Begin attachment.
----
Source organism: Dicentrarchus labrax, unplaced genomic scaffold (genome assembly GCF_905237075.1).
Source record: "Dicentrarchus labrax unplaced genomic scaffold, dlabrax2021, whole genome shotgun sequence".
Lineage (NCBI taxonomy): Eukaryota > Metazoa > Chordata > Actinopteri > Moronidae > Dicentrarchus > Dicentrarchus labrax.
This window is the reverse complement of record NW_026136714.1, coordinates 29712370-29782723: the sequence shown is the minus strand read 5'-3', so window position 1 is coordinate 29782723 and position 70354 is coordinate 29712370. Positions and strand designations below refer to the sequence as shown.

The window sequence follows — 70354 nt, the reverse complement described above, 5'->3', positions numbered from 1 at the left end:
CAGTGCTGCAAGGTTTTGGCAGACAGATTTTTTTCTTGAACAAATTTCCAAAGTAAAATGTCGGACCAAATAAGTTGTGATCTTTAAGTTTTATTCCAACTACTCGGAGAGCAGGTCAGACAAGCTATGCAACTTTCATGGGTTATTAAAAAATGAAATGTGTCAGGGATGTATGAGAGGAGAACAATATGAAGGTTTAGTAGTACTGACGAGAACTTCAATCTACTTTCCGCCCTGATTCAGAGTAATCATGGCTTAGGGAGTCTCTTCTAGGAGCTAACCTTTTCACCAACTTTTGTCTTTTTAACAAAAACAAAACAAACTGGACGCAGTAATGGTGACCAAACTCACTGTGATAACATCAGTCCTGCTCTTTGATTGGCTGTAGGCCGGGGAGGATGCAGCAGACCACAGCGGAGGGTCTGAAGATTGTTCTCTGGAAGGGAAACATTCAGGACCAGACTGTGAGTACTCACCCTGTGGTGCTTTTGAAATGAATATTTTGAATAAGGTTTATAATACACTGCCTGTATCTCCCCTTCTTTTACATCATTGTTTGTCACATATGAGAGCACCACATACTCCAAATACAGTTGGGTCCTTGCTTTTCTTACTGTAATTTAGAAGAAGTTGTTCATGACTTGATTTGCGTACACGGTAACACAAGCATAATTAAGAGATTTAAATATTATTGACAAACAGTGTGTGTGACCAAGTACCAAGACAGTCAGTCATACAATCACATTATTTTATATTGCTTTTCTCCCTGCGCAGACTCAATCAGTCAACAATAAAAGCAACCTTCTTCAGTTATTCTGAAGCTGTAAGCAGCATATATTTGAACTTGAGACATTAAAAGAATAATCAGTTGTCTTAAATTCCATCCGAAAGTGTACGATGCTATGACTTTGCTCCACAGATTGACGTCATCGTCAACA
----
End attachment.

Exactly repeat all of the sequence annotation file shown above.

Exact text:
Source organism: Dicentrarchus labrax, unplaced genomic scaffold (genome assembly GCF_905237075.1).
Source record: "Dicentrarchus labrax unplaced genomic scaffold, dlabrax2021, whole genome shotgun sequence".
Lineage (NCBI taxonomy): Eukaryota > Metazoa > Chordata > Actinopteri > Moronidae > Dicentrarchus > Dicentrarchus labrax.
This window is the reverse complement of record NW_026136714.1, coordinates 29712370-29782723: the sequence shown is the minus strand read 5'-3', so window position 1 is coordinate 29782723 and position 70354 is coordinate 29712370. Positions and strand designations below refer to the sequence as shown.

The window sequence follows — 70354 nt, the reverse complement described above, 5'->3', positions numbered from 1 at the left end:
CAGTGCTGCAAGGTTTTGGCAGACAGATTTTTTTCTTGAACAAATTTCCAAAGTAAAATGTCGGACCAAATAAGTTGTGATCTTTAAGTTTTATTCCAACTACTCGGAGAGCAGGTCAGACAAGCTATGCAACTTTCATGGGTTATTAAAAAATGAAATGTGTCAGGGATGTATGAGAGGAGAACAATATGAAGGTTTAGTAGTACTGACGAGAACTTCAATCTACTTTCCGCCCTGATTCAGAGTAATCATGGCTTAGGGAGTCTCTTCTAGGAGCTAACCTTTTCACCAACTTTTGTCTTTTTAACAAAAACAAAACAAACTGGACGCAGTAATGGTGACCAAACTCACTGTGATAACATCAGTCCTGCTCTTTGATTGGCTGTAGGCCGGGGAGGATGCAGCAGACCACAGCGGAGGGTCTGAAGATTGTTCTCTGGAAGGGAAACATTCAGGACCAGACTGTGAGTACTCACCCTGTGGTGCTTTTGAAATGAATATTTTGAATAAGGTTTATAATACACTGCCTGTATCTCCCCTTCTTTTACATCATTGTTTGTCACATATGAGAGCACCACATACTCCAAATACAGTTGGGTCCTTGCTTTTCTTACTGTAATTTAGAAGAAGTTGTTCATGACTTGATTTGCGTACACGGTAACACAAGCATAATTAAGAGATTTAAATATTATTGACAAACAGTGTGTGTGACCAAGTACCAAGACAGTCAGTCATACAATCACATTATTTTATATTGCTTTTCTCCCTGCGCAGACTCAATCAGTCAACAATAAAAGCAACCTTCTTCAGTTATTCTGAAGCTGTAAGCAGCATATATTTGAACTTGAGACATTAAAAGAATAATCAGTTGTCTTAAATTCCATCCGAAAGTGTACGATGCTATGACTTTGCTCCACAGATTGACGTCATCGTCAACA